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My Cousin Vinny

Directed by Jonathan Lynn. Starring Joe Pesci, Ralph Macchio, Mitchell Whitfield, Marisa Tomei, Fred Gwynne.

REVIEWED By Kathleen Maher, Fri., March 13, 1992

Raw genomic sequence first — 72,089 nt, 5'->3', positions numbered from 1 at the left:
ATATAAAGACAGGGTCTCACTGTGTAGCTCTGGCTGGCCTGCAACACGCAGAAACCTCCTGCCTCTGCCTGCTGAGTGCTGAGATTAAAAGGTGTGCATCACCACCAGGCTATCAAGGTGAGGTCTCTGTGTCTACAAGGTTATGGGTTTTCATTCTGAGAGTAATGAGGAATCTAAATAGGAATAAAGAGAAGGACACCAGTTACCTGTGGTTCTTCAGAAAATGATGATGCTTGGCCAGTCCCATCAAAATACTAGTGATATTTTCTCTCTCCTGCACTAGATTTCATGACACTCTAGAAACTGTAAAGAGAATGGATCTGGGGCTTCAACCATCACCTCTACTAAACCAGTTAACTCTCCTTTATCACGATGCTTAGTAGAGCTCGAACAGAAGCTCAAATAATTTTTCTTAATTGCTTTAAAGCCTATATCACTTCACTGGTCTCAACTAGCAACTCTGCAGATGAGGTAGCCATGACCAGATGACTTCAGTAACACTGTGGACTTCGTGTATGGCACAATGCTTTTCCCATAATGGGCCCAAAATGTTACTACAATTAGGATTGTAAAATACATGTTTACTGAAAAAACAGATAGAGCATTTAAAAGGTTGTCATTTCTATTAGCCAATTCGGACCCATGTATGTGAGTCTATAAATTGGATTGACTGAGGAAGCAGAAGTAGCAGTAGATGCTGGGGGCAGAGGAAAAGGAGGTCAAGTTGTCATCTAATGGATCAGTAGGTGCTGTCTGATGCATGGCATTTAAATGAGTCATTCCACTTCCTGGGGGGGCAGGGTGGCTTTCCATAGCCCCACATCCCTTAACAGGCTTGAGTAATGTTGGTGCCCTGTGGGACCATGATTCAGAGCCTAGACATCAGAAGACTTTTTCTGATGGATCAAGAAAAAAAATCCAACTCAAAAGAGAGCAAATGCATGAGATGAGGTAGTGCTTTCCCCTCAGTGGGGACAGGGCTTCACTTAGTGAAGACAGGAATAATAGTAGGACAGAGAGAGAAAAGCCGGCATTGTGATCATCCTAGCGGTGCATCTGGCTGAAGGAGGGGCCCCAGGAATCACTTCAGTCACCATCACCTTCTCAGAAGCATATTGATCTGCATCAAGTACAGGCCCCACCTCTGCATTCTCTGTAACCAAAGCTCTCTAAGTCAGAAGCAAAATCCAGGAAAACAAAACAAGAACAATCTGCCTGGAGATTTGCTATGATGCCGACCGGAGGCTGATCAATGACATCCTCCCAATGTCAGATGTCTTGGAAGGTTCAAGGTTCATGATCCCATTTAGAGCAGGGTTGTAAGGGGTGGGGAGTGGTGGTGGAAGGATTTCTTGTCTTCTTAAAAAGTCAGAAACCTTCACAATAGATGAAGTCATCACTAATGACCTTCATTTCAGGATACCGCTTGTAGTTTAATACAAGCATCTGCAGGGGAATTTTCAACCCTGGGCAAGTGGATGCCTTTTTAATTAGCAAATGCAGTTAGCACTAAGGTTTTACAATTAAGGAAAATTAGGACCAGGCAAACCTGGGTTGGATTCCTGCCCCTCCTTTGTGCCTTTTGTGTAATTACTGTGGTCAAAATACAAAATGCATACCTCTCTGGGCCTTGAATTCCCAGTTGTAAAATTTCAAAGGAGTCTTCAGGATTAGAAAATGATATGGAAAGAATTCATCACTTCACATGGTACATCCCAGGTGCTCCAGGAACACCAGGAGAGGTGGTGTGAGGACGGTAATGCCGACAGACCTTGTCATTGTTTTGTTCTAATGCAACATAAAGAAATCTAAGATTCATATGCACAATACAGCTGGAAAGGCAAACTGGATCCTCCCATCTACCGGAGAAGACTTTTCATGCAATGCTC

In no way as bad as you'd have every right to expect, My Cousin Vinny rises above its simple-minded premise and its promise of humor in stereotypes to deliver a good-natured comedy. And all that comes pretty close to faint praise, doesn't it? It's just that one expects so little from this story of small town justice and southern prejudice versus Italian-American cunning and street smarts. Macchio and Whitfield play two young men wrongly accused of murder. Things look bleak for the two young men until Macchio's mother sends down cousin Vinny, the family's only excuse for a lawyer; then they realize they're in trouble. In sweeps Pesci, in leather jacket, slicked back hair, bad Cadillac, worse boots and a smart talking girlfriend on his arm. It's this girlfriend, as played by Tomei who does the most to save this movie from its base origins. She knows “everything about cars” and can argue Vinny to a dumb stare standoff. That makes her more than a match for Vinny because arguing is what he does best and that makes him a match for the smooth talking southern lawyer he's up against. There's a lot of wasted effort here trying to distract us from what we know good and well is going to happen. Nevertheless, it's time pleasantly spent.
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